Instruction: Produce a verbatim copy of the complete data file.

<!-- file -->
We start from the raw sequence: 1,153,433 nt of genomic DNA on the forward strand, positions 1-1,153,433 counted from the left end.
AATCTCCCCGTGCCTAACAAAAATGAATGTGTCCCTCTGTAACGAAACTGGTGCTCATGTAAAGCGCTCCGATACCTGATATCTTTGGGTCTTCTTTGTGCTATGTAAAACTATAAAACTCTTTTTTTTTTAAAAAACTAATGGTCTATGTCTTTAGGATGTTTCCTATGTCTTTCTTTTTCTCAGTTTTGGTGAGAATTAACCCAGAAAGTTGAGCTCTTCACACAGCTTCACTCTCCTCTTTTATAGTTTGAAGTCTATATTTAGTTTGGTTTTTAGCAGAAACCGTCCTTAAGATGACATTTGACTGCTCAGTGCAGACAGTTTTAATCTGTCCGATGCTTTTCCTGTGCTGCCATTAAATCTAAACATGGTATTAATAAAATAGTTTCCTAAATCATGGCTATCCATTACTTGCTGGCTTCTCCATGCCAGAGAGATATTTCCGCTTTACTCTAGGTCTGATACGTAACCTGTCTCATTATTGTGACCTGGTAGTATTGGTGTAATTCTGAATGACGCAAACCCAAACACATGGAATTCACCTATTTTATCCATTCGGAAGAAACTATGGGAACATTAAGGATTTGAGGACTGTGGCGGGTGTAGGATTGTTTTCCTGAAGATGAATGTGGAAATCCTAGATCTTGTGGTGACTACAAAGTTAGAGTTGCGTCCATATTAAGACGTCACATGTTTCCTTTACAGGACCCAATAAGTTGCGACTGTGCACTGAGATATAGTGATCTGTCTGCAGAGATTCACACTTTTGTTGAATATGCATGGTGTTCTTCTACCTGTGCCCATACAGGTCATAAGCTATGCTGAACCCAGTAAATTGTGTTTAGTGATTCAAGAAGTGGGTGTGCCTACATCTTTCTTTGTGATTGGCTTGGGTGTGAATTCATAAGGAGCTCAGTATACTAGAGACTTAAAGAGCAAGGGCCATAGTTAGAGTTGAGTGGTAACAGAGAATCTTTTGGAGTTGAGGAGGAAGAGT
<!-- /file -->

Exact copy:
We start from the raw sequence: 1,153,433 nt of genomic DNA on the forward strand, positions 1-1,153,433 counted from the left end.
AATCTCCCCGTGCCTAACAAAAATGAATGTGTCCCTCTGTAACGAAACTGGTGCTCATGTAAAGCGCTCCGATACCTGATATCTTTGGGTCTTCTTTGTGCTATGTAAAACTATAAAACTCTTTTTTTTTTAAAAAACTAATGGTCTATGTCTTTAGGATGTTTCCTATGTCTTTCTTTTTCTCAGTTTTGGTGAGAATTAACCCAGAAAGTTGAGCTCTTCACACAGCTTCACTCTCCTCTTTTATAGTTTGAAGTCTATATTTAGTTTGGTTTTTAGCAGAAACCGTCCTTAAGATGACATTTGACTGCTCAGTGCAGACAGTTTTAATCTGTCCGATGCTTTTCCTGTGCTGCCATTAAATCTAAACATGGTATTAATAAAATAGTTTCCTAAATCATGGCTATCCATTACTTGCTGGCTTCTCCATGCCAGAGAGATATTTCCGCTTTACTCTAGGTCTGATACGTAACCTGTCTCATTATTGTGACCTGGTAGTATTGGTGTAATTCTGAATGACGCAAACCCAAACACATGGAATTCACCTATTTTATCCATTCGGAAGAAACTATGGGAACATTAAGGATTTGAGGACTGTGGCGGGTGTAGGATTGTTTTCCTGAAGATGAATGTGGAAATCCTAGATCTTGTGGTGACTACAAAGTTAGAGTTGCGTCCATATTAAGACGTCACATGTTTCCTTTACAGGACCCAATAAGTTGCGACTGTGCACTGAGATATAGTGATCTGTCTGCAGAGATTCACACTTTTGTTGAATATGCATGGTGTTCTTCTACCTGTGCCCATACAGGTCATAAGCTATGCTGAACCCAGTAAATTGTGTTTAGTGATTCAAGAAGTGGGTGTGCCTACATCTTTCTTTGTGATTGGCTTGGGTGTGAATTCATAAGGAGCTCAGTATACTAGAGACTTAAAGAGCAAGGGCCATAGTTAGAGTTGAGTGGTAACAGAGAATCTTTTGGAGTTGAGGAGGAAGAGT